The Bag With the Nuggets - A Story of Fort Wingate in the Days of Apache Raids
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Thread: The Bag With the Nuggets - A Story of Fort Wingate in the Days of Apache Raids

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  1. #1
    Dec 2008
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    The Bag With the Nuggets - A Story of Fort Wingate in the Days of Apache Raids


    A Story of Fort Wingate in the Days of Navajo and Apache Raids


    Fitful Dreams of Last Days of Prospector Who Lost Reason.

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    by Olive Ennis Hite

    Fort Wingate lay - a ragged brown dot - on the bare breast of the San Mateo desert, the full fervor of a July sun beating down on parade ground and crumbling barracks. Heat waves shimmered over the desolate waste that crept down to the trickling Rio Gallo, and far off toward the scarred sides of Mighty San Mateo's frowning crest, delicate pictures painted themselves on the radiant blue sky and marvelous lakes of azure blue water rose and faded as the mirage waxed and waned. Ah! old Wingate was in very truth "The abomination of desolation." On the roof of the guard house a tired sentinel listlessly paced his beat - around and around- pausing at each cardinal point to scan the sage brush and cactus for something that might be alive and not be one of the wild creatures of the llano, for the Navajo and Apache were "out"; by day thin wisps of smoke, by night slender spirals of flame gave warning to the forlorn little garrison that terrible foes were on the watch.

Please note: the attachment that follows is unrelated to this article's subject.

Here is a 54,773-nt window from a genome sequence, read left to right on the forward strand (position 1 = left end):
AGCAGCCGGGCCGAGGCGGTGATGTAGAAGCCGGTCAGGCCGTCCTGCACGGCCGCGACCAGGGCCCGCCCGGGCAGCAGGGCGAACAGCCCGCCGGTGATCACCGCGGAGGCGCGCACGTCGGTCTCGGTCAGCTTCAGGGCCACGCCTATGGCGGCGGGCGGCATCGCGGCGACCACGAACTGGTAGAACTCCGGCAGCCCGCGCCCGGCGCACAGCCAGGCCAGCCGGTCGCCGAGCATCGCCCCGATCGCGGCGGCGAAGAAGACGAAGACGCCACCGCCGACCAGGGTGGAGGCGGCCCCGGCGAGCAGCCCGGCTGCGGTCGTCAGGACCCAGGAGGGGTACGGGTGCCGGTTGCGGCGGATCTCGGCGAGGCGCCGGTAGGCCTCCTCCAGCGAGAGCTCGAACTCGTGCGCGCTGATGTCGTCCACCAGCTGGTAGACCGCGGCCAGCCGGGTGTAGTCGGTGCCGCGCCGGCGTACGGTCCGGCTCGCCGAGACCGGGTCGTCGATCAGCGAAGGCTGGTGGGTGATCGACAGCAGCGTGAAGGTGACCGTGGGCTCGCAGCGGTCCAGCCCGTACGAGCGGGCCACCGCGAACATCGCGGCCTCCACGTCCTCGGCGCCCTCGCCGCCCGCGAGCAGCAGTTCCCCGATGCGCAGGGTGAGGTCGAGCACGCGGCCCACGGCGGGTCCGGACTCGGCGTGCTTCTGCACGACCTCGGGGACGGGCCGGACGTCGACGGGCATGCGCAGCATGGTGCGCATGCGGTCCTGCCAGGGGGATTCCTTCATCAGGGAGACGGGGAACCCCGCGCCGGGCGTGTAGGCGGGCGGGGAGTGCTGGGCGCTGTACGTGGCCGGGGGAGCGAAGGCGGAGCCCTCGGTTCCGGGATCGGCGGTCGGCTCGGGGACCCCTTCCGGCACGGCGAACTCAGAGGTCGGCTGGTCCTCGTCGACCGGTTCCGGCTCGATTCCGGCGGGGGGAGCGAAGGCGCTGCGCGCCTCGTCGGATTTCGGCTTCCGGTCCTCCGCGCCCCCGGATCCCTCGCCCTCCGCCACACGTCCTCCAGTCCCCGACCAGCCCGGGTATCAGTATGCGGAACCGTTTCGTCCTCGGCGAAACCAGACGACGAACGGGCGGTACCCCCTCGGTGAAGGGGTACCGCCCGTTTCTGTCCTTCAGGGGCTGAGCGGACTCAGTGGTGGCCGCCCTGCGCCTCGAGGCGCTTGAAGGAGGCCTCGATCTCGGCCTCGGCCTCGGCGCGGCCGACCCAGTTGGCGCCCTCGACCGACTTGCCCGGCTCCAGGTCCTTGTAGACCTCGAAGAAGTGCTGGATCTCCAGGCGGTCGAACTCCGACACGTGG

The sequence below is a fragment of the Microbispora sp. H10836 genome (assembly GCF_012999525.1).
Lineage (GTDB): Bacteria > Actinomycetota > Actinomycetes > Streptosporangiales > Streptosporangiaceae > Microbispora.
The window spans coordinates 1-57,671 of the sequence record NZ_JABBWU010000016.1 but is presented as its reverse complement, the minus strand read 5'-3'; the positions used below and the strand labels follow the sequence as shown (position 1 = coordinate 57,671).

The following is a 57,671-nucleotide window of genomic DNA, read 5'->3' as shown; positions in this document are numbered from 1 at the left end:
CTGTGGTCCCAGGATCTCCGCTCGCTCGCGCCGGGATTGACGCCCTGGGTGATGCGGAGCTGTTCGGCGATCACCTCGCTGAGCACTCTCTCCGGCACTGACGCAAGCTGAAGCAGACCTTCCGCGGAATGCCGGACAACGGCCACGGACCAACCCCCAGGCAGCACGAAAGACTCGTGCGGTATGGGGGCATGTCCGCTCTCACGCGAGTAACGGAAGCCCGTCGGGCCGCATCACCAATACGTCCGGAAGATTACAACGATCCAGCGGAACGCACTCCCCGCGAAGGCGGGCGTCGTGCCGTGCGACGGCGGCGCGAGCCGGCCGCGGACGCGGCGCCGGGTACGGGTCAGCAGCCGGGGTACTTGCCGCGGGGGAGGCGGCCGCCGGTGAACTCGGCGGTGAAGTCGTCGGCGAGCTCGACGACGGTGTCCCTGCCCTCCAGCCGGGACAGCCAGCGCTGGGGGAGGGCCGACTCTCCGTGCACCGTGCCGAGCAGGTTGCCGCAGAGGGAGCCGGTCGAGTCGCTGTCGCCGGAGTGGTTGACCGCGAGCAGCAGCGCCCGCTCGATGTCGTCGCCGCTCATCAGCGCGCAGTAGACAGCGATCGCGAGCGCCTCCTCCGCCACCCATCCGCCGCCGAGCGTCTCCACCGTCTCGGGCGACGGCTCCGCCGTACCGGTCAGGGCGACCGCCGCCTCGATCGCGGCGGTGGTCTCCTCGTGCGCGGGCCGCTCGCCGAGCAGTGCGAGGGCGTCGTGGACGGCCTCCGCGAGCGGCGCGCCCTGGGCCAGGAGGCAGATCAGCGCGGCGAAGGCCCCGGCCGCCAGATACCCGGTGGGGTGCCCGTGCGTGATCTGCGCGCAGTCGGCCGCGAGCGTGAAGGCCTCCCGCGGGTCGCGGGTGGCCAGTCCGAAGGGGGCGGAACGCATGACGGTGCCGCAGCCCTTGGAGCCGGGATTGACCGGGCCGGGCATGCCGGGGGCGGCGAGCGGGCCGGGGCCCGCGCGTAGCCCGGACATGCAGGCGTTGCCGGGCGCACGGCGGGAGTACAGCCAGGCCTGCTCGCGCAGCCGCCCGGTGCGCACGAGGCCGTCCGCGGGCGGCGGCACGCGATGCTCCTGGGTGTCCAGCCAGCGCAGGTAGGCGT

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    Our band was pitifully attenuated, a skeleton troop of the 3d. Cavalry and the ghost of a company of the 5th Infantry, was still further depleted by sickness and the absolute necessity of scouts throughout the mountains.

    Of women, there were less than a dozen, all told: one officers wife, and the others, the laundresses and the beef contractor's wife and children. A few Mexican servants made up the small - but altogether, too large crowd of "undesirables." For we were the one invitation that threatened an attack from overwhelming numbers of Apaches. The Navajoes were nomads off their reservation "Down in the lower country," at EI Bosque Redondo, and were looking mostly for horses, mules and cattle but the fierce Apaches were out for everything they might use, abuse, torture and destroy.

    It was the middle of the afternoon when everyone was within doors in a futile effort to find comfort in the thick-walled houses; the relief had just made one lagging round when sharp and menacing his carbine spoke.